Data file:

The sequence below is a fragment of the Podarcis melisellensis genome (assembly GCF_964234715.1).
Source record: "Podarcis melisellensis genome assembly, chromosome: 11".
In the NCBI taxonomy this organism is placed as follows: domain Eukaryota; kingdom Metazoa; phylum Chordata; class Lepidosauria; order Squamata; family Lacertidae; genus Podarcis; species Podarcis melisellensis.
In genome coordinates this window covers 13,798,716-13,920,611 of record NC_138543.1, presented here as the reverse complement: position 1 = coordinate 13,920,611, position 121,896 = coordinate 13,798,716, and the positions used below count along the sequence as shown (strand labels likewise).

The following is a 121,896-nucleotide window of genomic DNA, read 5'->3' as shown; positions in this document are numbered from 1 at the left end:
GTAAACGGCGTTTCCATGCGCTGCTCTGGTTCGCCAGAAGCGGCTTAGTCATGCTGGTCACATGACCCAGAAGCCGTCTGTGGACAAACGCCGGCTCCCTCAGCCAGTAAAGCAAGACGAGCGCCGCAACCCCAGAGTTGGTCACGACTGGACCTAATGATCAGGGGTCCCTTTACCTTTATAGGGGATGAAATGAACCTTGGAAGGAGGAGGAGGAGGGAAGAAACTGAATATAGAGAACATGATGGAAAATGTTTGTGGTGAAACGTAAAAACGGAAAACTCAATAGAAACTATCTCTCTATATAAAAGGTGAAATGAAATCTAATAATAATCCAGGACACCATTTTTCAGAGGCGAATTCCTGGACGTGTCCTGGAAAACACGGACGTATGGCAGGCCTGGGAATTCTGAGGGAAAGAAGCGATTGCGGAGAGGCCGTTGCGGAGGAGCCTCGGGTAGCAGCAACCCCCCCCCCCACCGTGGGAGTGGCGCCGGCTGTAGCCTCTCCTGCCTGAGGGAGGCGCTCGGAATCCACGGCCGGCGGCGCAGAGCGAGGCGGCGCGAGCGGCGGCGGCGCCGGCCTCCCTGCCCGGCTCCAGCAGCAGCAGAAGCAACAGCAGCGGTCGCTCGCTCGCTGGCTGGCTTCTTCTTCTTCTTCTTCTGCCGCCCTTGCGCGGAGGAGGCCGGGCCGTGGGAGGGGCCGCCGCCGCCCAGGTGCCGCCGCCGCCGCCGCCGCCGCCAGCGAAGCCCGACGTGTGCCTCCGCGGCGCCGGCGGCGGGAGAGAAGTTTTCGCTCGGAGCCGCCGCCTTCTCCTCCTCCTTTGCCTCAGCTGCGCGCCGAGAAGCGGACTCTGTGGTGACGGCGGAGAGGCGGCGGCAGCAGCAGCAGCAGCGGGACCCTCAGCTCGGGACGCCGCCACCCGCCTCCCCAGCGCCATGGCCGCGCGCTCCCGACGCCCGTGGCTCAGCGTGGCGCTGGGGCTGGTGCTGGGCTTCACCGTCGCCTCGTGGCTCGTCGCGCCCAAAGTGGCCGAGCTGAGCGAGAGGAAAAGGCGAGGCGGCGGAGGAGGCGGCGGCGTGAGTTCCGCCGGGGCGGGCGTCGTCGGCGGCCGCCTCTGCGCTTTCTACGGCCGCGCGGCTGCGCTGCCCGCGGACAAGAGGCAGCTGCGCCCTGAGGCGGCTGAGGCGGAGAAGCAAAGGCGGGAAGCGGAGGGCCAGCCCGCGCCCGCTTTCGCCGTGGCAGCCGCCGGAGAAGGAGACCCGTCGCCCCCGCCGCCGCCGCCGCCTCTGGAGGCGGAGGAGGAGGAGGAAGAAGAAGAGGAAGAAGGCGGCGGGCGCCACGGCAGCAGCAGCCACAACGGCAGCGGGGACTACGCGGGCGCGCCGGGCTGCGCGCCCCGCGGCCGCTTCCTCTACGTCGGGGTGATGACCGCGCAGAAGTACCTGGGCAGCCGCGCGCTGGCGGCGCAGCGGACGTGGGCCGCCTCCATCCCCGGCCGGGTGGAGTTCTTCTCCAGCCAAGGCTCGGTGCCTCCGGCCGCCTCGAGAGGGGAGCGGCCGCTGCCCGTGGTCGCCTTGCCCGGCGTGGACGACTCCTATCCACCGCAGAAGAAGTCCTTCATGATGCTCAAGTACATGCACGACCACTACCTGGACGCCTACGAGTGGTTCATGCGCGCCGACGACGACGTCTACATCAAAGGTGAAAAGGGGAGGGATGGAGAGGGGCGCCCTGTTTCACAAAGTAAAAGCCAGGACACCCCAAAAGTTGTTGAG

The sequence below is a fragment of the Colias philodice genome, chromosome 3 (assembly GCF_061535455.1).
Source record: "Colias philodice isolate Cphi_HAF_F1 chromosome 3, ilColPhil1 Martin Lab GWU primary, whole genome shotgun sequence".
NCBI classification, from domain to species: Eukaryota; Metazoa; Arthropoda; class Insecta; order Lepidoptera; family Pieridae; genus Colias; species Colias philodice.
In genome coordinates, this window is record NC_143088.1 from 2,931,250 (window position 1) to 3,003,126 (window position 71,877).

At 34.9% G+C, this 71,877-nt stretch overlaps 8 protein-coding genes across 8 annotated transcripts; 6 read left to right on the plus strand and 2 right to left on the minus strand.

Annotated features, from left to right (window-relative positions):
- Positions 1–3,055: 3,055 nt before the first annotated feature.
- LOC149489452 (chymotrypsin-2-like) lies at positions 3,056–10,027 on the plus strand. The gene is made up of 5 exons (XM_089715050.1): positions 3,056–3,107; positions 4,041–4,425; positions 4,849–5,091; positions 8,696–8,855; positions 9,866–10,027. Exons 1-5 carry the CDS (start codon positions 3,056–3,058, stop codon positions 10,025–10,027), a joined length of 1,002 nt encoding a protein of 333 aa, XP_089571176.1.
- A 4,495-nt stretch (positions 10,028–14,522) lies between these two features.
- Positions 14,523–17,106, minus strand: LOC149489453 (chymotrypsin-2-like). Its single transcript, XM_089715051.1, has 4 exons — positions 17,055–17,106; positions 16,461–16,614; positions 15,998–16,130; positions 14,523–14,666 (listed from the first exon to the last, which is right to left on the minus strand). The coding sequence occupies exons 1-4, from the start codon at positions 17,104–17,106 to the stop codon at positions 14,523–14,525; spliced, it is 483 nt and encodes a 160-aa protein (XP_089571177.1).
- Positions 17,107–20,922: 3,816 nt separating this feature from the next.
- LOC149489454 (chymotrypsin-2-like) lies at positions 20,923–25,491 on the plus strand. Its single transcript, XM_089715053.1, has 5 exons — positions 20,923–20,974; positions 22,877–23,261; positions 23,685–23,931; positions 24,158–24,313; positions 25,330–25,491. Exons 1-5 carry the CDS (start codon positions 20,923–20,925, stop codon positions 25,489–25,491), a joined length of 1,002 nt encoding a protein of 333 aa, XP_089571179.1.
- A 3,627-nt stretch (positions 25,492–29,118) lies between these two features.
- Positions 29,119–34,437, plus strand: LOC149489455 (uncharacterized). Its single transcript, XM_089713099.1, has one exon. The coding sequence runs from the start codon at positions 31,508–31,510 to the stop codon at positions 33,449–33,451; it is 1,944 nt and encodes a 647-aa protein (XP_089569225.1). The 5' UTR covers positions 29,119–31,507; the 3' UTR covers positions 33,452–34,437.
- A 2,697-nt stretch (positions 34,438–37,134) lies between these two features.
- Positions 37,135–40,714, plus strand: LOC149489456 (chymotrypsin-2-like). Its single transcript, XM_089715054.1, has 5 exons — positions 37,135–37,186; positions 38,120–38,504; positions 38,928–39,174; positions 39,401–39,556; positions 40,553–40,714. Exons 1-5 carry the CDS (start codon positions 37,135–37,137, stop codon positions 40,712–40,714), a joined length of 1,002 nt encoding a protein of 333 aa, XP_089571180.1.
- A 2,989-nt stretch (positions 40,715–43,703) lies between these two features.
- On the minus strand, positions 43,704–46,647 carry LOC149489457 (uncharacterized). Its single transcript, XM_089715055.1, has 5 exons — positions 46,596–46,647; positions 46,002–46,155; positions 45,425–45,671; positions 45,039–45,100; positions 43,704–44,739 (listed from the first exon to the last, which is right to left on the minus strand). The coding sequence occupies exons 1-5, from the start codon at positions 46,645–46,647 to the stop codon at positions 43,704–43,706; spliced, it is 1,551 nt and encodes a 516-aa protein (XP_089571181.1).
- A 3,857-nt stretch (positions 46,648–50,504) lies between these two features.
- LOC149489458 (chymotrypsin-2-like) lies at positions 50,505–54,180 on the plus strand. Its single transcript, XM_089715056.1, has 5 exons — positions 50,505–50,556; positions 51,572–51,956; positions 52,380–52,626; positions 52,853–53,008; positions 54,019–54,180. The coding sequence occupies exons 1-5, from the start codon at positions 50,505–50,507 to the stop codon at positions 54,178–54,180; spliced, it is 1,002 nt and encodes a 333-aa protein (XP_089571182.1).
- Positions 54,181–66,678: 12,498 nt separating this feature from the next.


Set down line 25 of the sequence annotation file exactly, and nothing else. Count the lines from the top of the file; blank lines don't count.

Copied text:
- A 3,857-nt stretch (positions 46,648–50,504) lies between these two features.